Terson syndrome

Terson syndrome refers to intraocular haemorrhage associated with subarachnoid haemorrhage. It is usually vitreous or retinal in location. 

Diagnosis is usually made on fundoscopic evaluation. However, it may be overlooked in the setting of severe trauma and subarachnoid haemorrhage. The presence of this entity is predictive of a poor clinical outcome in patients with intracranial haemorrhage.

Intraocular haemorrhage in the setting of subarachnoid haemorrhage is thought to be a consequence of a sudden increase in intracranial pressure causing obstruction of the central retinal vein and retinal venous stasis, which in turn results in intraretinal and vitreous haemorrhages 2.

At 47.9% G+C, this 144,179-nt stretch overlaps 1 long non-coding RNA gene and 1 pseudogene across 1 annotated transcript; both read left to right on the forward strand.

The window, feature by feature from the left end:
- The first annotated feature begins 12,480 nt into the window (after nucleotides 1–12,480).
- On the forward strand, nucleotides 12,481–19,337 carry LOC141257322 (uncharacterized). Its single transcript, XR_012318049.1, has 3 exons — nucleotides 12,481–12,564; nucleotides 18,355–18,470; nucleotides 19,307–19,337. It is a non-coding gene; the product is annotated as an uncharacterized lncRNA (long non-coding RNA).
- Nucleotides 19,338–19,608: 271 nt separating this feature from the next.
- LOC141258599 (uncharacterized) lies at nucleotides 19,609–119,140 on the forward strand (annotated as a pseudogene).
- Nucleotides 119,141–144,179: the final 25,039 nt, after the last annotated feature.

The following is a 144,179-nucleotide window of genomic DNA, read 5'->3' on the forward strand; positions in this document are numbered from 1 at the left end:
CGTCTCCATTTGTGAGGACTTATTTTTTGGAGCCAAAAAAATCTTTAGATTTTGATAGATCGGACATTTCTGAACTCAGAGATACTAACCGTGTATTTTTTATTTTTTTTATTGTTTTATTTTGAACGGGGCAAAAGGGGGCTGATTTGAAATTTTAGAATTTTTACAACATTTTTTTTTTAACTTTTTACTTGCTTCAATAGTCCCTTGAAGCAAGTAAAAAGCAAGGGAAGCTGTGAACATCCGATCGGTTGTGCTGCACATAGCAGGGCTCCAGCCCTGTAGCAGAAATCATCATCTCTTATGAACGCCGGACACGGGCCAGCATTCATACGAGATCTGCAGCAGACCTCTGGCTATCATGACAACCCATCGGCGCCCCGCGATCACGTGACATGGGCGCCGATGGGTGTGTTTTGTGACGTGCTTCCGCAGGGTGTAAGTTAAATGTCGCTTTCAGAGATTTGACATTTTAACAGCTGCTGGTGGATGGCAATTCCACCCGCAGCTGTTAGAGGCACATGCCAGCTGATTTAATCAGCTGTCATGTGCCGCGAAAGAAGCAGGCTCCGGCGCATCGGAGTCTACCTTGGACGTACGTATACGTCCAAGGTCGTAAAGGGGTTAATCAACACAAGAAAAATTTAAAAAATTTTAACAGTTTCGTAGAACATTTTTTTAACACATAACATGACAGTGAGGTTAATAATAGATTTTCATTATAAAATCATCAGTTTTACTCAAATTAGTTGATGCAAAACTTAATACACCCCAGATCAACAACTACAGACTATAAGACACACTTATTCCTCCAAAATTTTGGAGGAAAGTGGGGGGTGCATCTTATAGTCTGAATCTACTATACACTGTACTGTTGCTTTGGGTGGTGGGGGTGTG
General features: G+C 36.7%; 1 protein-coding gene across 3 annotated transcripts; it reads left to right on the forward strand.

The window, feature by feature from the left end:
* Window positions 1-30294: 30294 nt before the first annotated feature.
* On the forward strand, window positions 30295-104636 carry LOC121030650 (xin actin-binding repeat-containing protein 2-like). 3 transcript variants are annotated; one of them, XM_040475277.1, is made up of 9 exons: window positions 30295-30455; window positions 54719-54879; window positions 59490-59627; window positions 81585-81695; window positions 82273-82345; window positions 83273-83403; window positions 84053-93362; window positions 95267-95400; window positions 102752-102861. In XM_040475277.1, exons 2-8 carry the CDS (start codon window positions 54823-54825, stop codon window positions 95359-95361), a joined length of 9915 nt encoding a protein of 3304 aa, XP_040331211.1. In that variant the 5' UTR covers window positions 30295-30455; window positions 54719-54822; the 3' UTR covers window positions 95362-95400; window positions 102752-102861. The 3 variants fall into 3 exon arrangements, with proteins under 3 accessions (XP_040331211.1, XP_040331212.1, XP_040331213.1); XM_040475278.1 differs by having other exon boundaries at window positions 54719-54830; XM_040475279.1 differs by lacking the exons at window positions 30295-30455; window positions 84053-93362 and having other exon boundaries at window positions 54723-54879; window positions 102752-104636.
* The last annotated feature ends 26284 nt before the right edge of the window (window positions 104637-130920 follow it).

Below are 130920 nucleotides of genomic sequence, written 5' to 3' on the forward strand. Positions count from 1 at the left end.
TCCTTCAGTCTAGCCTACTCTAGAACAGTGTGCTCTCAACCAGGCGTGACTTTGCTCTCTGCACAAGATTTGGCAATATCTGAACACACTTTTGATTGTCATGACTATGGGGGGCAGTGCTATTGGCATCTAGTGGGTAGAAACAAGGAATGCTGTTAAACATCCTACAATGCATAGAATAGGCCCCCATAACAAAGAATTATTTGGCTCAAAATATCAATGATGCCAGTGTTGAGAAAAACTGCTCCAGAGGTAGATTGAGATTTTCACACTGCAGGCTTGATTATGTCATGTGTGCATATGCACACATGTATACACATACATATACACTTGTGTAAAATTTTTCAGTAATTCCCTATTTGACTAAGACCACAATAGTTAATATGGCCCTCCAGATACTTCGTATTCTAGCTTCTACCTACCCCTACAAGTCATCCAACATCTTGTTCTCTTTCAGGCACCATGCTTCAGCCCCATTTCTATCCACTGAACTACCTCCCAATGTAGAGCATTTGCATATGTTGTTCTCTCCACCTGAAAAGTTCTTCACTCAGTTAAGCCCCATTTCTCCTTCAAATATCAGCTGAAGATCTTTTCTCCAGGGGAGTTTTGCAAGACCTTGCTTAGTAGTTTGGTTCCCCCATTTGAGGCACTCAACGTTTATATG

On CT evaluation, retinal nodularity and crescentic hyperdensity in the posterior globe in association with subarachnoid hemorrhage are highly suggestive of this diagnosis and further ophthalmologic evaluation is recommended.

There is a strong association with visual field defects and the condition may require operative intervention with vitrectomy, particularly in the setting of bilateral vitreous haemorrhages 3.

This condition is named after Albert Terson, French ophthalmologist, who described it in 1900 4

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Article Information

rID: 11072
Section: Syndromes
Tag: eye
Synonyms or Alternate Spellings:
  • Terson's syndrome

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